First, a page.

This week, Shout Factory released the specs for their release of John Carpenter’s THE THING to be released this September. The new package will feature a new 2K scan of the film, a 4.1 soundtrack mastered from the original 70mm six track Dolby Stereo soundtrack, and a slew of interviews and documentaries with the cast and crew of the horror classic.
Any of us who grew up in the 1980s and loved horror and sci-fi would have given their eye-teeth for action figures from such films as BIG TROUBLE IN LITTLE CHINA, A NIGHTMARE ON ELM STREET, and FRIDAY THE 13th, but R-rated fare didn’t always translate to toy sales in the ‘80s. 1979’s ALIEN action figure was pulled from shelves for being too frightening (and stalled plans for a Kenner line of 3 ¾ size action figures that ReAction eventually put out), a CONAN THE BARBARIAN line became Masters Of The Universe, but somehow child murdering Freddy Krueger did have a talking doll on the shelf of the local Toys R Us. That said, there were toy lines based on RAMBO, COMMANDO, and TERMINATOR 2: JUDGEMENT DAY that experienced varying success throughout the ‘80s and ‘90s. While action figures these marketed towards adults in the 25 and older age range (and quite expensive), most of us had to use our imagination, “pretending” that our G.I. Joes and Star Warriors were the characters in THE THING.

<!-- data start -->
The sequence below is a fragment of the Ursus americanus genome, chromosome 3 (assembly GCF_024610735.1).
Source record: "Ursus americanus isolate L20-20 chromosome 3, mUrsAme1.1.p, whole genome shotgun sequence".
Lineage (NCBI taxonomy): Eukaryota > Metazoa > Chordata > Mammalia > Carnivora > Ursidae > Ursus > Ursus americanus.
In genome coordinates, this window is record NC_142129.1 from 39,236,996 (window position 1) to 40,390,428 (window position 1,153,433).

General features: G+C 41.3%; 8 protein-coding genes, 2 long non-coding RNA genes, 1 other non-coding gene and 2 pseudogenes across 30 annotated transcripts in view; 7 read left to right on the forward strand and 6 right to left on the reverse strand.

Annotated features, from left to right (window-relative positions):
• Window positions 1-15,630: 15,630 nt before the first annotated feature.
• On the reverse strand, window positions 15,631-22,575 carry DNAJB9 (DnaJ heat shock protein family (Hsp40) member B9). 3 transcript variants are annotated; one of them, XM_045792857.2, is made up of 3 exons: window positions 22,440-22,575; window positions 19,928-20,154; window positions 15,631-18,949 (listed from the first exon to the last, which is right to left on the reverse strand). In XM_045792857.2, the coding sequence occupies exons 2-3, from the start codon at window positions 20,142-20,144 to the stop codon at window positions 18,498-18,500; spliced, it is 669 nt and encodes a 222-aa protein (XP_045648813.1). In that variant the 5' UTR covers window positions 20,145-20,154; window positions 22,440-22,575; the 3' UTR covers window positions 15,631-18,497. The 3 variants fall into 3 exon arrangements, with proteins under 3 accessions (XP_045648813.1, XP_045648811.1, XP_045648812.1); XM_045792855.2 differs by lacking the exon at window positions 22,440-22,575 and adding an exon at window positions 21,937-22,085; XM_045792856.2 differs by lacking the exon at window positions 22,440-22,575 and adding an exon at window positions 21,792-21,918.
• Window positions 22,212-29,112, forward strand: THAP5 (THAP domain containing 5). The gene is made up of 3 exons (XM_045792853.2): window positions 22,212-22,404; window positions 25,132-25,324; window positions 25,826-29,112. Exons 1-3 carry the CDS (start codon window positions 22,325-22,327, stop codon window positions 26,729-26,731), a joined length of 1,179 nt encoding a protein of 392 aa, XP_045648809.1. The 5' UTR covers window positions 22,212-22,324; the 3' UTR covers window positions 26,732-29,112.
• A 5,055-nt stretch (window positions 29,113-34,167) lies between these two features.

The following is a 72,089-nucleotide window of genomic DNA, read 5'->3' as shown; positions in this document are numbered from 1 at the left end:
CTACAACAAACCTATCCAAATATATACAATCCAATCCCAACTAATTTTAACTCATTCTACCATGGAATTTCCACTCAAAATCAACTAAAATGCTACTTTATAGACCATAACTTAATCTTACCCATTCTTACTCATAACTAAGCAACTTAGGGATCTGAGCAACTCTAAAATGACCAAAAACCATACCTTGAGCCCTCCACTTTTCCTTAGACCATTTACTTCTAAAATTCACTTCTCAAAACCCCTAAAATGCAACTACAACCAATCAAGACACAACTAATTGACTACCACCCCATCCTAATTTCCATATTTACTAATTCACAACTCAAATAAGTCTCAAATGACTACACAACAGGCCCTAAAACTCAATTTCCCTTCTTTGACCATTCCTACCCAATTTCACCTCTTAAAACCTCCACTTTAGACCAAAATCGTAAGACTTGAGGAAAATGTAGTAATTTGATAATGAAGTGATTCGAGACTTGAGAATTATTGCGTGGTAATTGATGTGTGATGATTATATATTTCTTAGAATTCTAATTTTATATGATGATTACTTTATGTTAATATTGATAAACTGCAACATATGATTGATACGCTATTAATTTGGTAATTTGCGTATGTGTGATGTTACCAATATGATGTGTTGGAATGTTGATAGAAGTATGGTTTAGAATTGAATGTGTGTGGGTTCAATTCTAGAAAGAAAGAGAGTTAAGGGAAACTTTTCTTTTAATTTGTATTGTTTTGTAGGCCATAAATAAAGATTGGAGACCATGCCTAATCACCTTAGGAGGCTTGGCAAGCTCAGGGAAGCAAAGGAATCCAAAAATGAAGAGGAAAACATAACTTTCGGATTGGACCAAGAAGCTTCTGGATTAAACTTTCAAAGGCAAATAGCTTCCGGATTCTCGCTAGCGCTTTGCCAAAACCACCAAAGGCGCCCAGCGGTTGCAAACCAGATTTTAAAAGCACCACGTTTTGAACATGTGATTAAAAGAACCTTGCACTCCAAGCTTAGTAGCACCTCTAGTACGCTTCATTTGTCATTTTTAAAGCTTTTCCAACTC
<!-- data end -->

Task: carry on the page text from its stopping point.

YouTube user Arlo Neill uploaded this fake commercial for a Hasbro line of toys based on John Carpenter’s classic tale of a shape-shifting alien terrorizing a military base in Antarctica. The YouTube page advertises this as being quite real, and to the uninitiated, it might fool you… just like The Thing itself. The commercial, while playing it completely straight, really nails the tone of those toy commercials that folks my age grew up with from the excitable voiceover, the home-made play set, to the dialogue from “the kids,” and the “real alien ooze” that was a mainstay of toys in the ‘80s and the bane of many parents with nice carpeting.
If there is a dead give-away to the authenticity of this clip, it’s the obviously adult hands that are playing with the toys in 1982… it wouldn’t be so hard to believe in 2016, though. The actual toys in the commercial appear to be modified G.I. Joes… I’m pretty sure that this Windows is a kit-bashed Shipwreck. It’s not hard to imagine that if there were a line of toys based on an R-rated sci-fi/horror film released in 1982, that this is exactly how they would have been sold.